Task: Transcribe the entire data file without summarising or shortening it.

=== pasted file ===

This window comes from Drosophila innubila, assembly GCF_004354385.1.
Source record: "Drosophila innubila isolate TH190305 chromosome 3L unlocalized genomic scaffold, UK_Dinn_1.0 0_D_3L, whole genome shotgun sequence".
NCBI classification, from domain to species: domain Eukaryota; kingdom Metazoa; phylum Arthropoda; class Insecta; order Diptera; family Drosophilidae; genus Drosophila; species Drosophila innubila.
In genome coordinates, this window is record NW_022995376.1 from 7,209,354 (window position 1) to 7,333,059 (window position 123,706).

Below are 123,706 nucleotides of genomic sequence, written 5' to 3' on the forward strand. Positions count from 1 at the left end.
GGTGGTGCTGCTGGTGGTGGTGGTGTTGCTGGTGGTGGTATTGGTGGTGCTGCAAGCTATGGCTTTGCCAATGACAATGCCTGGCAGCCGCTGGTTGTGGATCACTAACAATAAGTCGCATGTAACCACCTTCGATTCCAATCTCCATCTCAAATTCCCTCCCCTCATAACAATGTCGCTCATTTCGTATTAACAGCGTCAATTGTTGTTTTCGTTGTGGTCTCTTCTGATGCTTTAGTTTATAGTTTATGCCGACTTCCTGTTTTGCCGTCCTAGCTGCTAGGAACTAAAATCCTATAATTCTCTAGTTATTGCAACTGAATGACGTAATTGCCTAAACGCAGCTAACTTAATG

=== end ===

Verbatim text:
This window comes from Drosophila innubila, assembly GCF_004354385.1.
Source record: "Drosophila innubila isolate TH190305 chromosome 3L unlocalized genomic scaffold, UK_Dinn_1.0 0_D_3L, whole genome shotgun sequence".
NCBI classification, from domain to species: domain Eukaryota; kingdom Metazoa; phylum Arthropoda; class Insecta; order Diptera; family Drosophilidae; genus Drosophila; species Drosophila innubila.
In genome coordinates, this window is record NW_022995376.1 from 7,209,354 (window position 1) to 7,333,059 (window position 123,706).

Below are 123,706 nucleotides of genomic sequence, written 5' to 3' on the forward strand. Positions count from 1 at the left end.
GGTGGTGCTGCTGGTGGTGGTGGTGTTGCTGGTGGTGGTATTGGTGGTGCTGCAAGCTATGGCTTTGCCAATGACAATGCCTGGCAGCCGCTGGTTGTGGATCACTAACAATAAGTCGCATGTAACCACCTTCGATTCCAATCTCCATCTCAAATTCCCTCCCCTCATAACAATGTCGCTCATTTCGTATTAACAGCGTCAATTGTTGTTTTCGTTGTGGTCTCTTCTGATGCTTTAGTTTATAGTTTATGCCGACTTCCTGTTTTGCCGTCCTAGCTGCTAGGAACTAAAATCCTATAATTCTCTAGTTATTGCAACTGAATGACGTAATTGCCTAAACGCAGCTAACTTAATG